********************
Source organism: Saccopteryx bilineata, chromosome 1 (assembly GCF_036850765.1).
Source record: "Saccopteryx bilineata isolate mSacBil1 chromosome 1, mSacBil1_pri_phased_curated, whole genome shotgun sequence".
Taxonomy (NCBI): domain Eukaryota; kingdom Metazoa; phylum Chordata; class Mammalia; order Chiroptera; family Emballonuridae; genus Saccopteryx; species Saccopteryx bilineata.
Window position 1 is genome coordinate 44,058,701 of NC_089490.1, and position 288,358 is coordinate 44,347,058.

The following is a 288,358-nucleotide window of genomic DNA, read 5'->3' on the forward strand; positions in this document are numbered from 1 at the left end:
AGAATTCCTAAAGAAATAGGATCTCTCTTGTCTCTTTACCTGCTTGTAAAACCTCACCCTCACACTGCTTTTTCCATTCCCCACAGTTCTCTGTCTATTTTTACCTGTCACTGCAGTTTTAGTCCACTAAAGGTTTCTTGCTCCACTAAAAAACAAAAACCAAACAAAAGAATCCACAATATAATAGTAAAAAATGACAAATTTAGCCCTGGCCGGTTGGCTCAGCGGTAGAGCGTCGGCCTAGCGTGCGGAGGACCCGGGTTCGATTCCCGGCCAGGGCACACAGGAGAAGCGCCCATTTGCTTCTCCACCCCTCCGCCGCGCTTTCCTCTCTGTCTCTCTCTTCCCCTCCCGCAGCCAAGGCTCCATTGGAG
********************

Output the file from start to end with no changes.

Source organism: Saccopteryx bilineata, chromosome 1 (assembly GCF_036850765.1).
Source record: "Saccopteryx bilineata isolate mSacBil1 chromosome 1, mSacBil1_pri_phased_curated, whole genome shotgun sequence".
Taxonomy (NCBI): domain Eukaryota; kingdom Metazoa; phylum Chordata; class Mammalia; order Chiroptera; family Emballonuridae; genus Saccopteryx; species Saccopteryx bilineata.
Window position 1 is genome coordinate 44,058,701 of NC_089490.1, and position 288,358 is coordinate 44,347,058.

The following is a 288,358-nucleotide window of genomic DNA, read 5'->3' on the forward strand; positions in this document are numbered from 1 at the left end:
AGAATTCCTAAAGAAATAGGATCTCTCTTGTCTCTTTACCTGCTTGTAAAACCTCACCCTCACACTGCTTTTTCCATTCCCCACAGTTCTCTGTCTATTTTTACCTGTCACTGCAGTTTTAGTCCACTAAAGGTTTCTTGCTCCACTAAAAAACAAAAACCAAACAAAAGAATCCACAATATAATAGTAAAAAATGACAAATTTAGCCCTGGCCGGTTGGCTCAGCGGTAGAGCGTCGGCCTAGCGTGCGGAGGACCCGGGTTCGATTCCCGGCCAGGGCACACAGGAGAAGCGCCCATTTGCTTCTCCACCCCTCCGCCGCGCTTTCCTCTCTGTCTCTCTCTTCCCCTCCCGCAGCCAAGGCTCCATTGGAG